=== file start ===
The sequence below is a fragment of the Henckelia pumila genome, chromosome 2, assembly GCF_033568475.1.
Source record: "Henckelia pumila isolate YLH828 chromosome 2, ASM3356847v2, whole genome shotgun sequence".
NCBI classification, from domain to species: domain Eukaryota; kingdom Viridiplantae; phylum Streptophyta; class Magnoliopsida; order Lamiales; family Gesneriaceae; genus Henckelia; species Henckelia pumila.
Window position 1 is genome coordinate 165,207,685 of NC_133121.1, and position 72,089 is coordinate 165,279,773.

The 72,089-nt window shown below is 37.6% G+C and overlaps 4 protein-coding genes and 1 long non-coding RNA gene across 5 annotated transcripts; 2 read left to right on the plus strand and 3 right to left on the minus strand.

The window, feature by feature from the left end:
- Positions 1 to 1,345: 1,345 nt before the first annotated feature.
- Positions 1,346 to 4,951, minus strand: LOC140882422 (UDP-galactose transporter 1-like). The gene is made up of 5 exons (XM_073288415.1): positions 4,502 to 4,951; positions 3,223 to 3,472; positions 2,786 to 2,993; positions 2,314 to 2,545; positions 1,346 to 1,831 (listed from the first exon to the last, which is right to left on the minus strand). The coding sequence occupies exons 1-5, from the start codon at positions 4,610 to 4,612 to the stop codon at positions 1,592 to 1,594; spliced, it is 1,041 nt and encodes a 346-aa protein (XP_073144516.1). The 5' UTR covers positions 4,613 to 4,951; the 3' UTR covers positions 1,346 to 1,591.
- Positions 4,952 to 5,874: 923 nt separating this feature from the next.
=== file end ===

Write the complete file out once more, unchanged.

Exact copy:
The sequence below is a fragment of the Henckelia pumila genome, chromosome 2, assembly GCF_033568475.1.
Source record: "Henckelia pumila isolate YLH828 chromosome 2, ASM3356847v2, whole genome shotgun sequence".
NCBI classification, from domain to species: domain Eukaryota; kingdom Viridiplantae; phylum Streptophyta; class Magnoliopsida; order Lamiales; family Gesneriaceae; genus Henckelia; species Henckelia pumila.
Window position 1 is genome coordinate 165,207,685 of NC_133121.1, and position 72,089 is coordinate 165,279,773.

The 72,089-nt window shown below is 37.6% G+C and overlaps 4 protein-coding genes and 1 long non-coding RNA gene across 5 annotated transcripts; 2 read left to right on the plus strand and 3 right to left on the minus strand.

The window, feature by feature from the left end:
- Positions 1 to 1,345: 1,345 nt before the first annotated feature.
- Positions 1,346 to 4,951, minus strand: LOC140882422 (UDP-galactose transporter 1-like). The gene is made up of 5 exons (XM_073288415.1): positions 4,502 to 4,951; positions 3,223 to 3,472; positions 2,786 to 2,993; positions 2,314 to 2,545; positions 1,346 to 1,831 (listed from the first exon to the last, which is right to left on the minus strand). The coding sequence occupies exons 1-5, from the start codon at positions 4,610 to 4,612 to the stop codon at positions 1,592 to 1,594; spliced, it is 1,041 nt and encodes a 346-aa protein (XP_073144516.1). The 5' UTR covers positions 4,613 to 4,951; the 3' UTR covers positions 1,346 to 1,591.
- Positions 4,952 to 5,874: 923 nt separating this feature from the next.